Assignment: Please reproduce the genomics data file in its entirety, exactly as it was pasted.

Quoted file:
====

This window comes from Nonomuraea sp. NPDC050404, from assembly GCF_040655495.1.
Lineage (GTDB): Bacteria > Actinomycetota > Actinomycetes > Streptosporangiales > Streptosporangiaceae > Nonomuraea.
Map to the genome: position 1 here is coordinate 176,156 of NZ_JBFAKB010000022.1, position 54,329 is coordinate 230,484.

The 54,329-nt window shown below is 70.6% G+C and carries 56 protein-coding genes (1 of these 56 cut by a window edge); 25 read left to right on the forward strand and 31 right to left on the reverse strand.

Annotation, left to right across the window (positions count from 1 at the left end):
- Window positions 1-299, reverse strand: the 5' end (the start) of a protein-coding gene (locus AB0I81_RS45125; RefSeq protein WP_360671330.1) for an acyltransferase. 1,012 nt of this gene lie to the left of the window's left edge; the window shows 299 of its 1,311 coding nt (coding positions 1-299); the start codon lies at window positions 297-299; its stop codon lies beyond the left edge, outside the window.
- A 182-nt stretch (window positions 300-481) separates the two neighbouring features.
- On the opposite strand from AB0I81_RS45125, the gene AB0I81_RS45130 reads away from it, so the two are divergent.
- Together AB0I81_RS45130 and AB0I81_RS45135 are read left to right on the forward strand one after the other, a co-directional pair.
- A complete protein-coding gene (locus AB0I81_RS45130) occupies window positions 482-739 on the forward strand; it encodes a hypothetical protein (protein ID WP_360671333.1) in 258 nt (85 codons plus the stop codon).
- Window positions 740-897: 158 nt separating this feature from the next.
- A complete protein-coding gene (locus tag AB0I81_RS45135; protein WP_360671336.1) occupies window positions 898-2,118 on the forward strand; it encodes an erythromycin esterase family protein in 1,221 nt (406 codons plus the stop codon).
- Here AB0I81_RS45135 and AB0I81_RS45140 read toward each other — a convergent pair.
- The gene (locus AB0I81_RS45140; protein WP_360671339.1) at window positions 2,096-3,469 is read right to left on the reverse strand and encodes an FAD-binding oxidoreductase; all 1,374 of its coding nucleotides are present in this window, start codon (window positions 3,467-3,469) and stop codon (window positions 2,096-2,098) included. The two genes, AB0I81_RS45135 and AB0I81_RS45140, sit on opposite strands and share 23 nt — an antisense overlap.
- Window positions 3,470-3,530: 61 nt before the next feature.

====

This window comes from Nonomuraea sp. NPDC050404, from assembly GCF_040655495.1.
Lineage (GTDB): Bacteria > Actinomycetota > Actinomycetes > Streptosporangiales > Streptosporangiaceae > Nonomuraea.
Map to the genome: position 1 here is coordinate 176,156 of NZ_JBFAKB010000022.1, position 54,329 is coordinate 230,484.

The 54,329-nt window shown below is 70.6% G+C and carries 56 protein-coding genes (1 of these 56 cut by a window edge); 25 read left to right on the forward strand and 31 right to left on the reverse strand.

Annotation, left to right across the window (positions count from 1 at the left end):
- Window positions 1-299, reverse strand: the 5' end (the start) of a protein-coding gene (locus AB0I81_RS45125; RefSeq protein WP_360671330.1) for an acyltransferase. 1,012 nt of this gene lie to the left of the window's left edge; the window shows 299 of its 1,311 coding nt (coding positions 1-299); the start codon lies at window positions 297-299; its stop codon lies beyond the left edge, outside the window.
- A 182-nt stretch (window positions 300-481) separates the two neighbouring features.
- On the opposite strand from AB0I81_RS45125, the gene AB0I81_RS45130 reads away from it, so the two are divergent.
- Together AB0I81_RS45130 and AB0I81_RS45135 are read left to right on the forward strand one after the other, a co-directional pair.
- A complete protein-coding gene (locus AB0I81_RS45130) occupies window positions 482-739 on the forward strand; it encodes a hypothetical protein (protein ID WP_360671333.1) in 258 nt (85 codons plus the stop codon).
- Window positions 740-897: 158 nt separating this feature from the next.
- A complete protein-coding gene (locus tag AB0I81_RS45135; protein WP_360671336.1) occupies window positions 898-2,118 on the forward strand; it encodes an erythromycin esterase family protein in 1,221 nt (406 codons plus the stop codon).
- Here AB0I81_RS45135 and AB0I81_RS45140 read toward each other — a convergent pair.
- The gene (locus AB0I81_RS45140; protein WP_360671339.1) at window positions 2,096-3,469 is read right to left on the reverse strand and encodes an FAD-binding oxidoreductase; all 1,374 of its coding nucleotides are present in this window, start codon (window positions 3,467-3,469) and stop codon (window positions 2,096-2,098) included. The two genes, AB0I81_RS45135 and AB0I81_RS45140, sit on opposite strands and share 23 nt — an antisense overlap.
- Window positions 3,470-3,530: 61 nt before the next feature.